‘Young Scientist’ showcases high schoolers’ research at Vanderbiltby Liz Entman Jun. 2, 2016, 9:30 AM
As it has for the past six years, Vanderbilt University has provided the opportunity for high school students, including 11 from Metropolitan Nashville public schools, to have the research they conducted at Vanderbilt published in a journal.
Young Scientist is the brainchild of Jens Meiler, associate professor of chemistry, and Chris Vanags, associate director of the Center for Science Outreach (CSO). In 2010, Meiler and Vanags were inspired by Meiler’s experience publishing in a scientific journal for high school students while growing up in Germany. “I remember how motivating it was not just writing the paper but also publishing it in a journal,” Meiler said. Vanags was eager for students like those at the CSO’s School for Science and Math at Vanderbilt (SSMV) program to have a similar experience and be able to communicate the high-level work they were doing in research labs.
These are not your typical science-fair egg drops and volcanoes. The latest edition of Young Scientist features papers on “Regulation of Pro-Inflammatory Phenotypes by Carcinogenic and Non-Carcinogenic Heliobacter pylori Strains,” “Measuring the Degradation of Robot Components Caused by Gamma Radiation” and “Molecular Origins of the Ultra-Low Friction Exhibited by Biocompatible Zwitterionic Polymer Brushes.”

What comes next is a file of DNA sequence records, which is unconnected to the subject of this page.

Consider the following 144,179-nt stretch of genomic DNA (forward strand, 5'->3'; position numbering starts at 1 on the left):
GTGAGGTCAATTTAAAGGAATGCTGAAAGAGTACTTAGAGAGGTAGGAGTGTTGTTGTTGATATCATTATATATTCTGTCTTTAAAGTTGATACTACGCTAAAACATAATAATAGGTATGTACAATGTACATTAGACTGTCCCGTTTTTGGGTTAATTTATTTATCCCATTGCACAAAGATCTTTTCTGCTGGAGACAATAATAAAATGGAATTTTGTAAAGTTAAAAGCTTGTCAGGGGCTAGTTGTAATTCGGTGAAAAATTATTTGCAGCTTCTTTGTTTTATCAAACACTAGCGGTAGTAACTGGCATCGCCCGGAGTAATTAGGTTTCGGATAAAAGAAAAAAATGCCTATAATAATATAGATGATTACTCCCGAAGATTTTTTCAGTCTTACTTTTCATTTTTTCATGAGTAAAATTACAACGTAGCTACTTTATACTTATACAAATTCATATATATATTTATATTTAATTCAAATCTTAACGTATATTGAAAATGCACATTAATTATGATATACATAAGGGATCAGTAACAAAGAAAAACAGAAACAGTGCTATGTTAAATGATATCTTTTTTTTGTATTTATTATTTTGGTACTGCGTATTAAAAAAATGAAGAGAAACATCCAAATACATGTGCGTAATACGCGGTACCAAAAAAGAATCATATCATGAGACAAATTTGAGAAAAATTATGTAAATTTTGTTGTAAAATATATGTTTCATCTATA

Not only do they look and sound like real scientific papers – they are. Each one represents a genuine discovery. “In fact, the work in Young Scientist is so high class, some labs preferred their students not to publish here because they were concerned it would prevent the students from publishing the same work in a scientific journal later on,” said Charles Brau, professor of physics, emeritus, who took over as editor in 2014, and continued in this role until his retirement this year.
With each edition — though graduate student mentors and supervising professors contribute — the high school students shoulder the bulk of writing the paper. Once the paper is submitted, it goes to the review committee, just like a professional journal. The reviewers send their notes back to the student, who then revises the paper to address any suggestions and concerns. Sometimes, as many professional scientists can relate to, it takes several revisions to get it right.